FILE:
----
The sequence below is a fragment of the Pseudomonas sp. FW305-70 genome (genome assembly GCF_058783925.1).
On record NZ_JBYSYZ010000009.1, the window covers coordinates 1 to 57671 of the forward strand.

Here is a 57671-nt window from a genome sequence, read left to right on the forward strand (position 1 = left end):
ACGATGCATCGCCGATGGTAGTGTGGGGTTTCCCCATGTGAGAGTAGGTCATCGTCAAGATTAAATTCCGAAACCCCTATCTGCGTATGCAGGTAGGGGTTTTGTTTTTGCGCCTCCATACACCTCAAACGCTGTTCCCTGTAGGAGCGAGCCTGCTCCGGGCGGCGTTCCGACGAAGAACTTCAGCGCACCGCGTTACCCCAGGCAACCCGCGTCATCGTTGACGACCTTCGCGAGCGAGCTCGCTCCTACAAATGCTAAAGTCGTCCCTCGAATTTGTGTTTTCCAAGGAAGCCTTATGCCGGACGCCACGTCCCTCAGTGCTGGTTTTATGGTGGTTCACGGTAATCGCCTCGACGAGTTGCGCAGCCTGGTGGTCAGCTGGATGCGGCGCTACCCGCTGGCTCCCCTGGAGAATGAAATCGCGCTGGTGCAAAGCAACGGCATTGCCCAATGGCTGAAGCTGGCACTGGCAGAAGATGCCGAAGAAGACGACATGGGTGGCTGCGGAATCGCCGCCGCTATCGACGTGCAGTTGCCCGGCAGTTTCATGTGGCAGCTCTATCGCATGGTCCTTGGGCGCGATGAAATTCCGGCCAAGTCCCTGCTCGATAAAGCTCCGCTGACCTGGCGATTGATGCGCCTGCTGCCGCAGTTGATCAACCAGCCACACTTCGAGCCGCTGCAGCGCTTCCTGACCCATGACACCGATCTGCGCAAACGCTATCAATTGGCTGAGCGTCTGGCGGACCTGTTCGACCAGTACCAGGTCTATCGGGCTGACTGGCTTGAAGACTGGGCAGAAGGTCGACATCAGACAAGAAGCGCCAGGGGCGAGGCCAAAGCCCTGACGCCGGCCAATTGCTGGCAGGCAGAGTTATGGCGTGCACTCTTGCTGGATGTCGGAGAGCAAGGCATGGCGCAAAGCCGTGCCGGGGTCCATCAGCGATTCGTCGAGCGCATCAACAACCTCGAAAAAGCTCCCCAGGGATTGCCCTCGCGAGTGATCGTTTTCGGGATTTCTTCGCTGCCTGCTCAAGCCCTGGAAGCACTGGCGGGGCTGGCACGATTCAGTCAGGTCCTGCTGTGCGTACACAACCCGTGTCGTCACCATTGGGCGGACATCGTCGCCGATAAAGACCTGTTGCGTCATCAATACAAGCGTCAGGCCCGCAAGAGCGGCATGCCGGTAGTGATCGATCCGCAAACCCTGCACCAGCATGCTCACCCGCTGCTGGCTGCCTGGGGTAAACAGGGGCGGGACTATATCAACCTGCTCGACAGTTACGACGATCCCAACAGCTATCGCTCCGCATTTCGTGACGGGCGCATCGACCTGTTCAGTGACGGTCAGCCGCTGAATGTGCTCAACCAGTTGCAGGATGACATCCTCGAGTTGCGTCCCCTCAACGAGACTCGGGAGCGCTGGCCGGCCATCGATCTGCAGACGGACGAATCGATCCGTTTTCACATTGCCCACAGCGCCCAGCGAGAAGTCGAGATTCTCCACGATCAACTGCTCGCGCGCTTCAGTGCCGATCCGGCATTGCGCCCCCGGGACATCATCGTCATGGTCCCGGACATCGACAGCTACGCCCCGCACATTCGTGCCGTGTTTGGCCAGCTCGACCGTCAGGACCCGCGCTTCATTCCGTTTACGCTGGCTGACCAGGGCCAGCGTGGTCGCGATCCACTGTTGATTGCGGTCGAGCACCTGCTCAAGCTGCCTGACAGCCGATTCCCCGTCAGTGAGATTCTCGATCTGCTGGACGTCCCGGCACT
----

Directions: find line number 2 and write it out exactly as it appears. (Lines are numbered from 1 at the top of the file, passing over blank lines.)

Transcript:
On record NZ_JBYSYZ010000009.1, the window covers coordinates 1 to 57671 of the forward strand.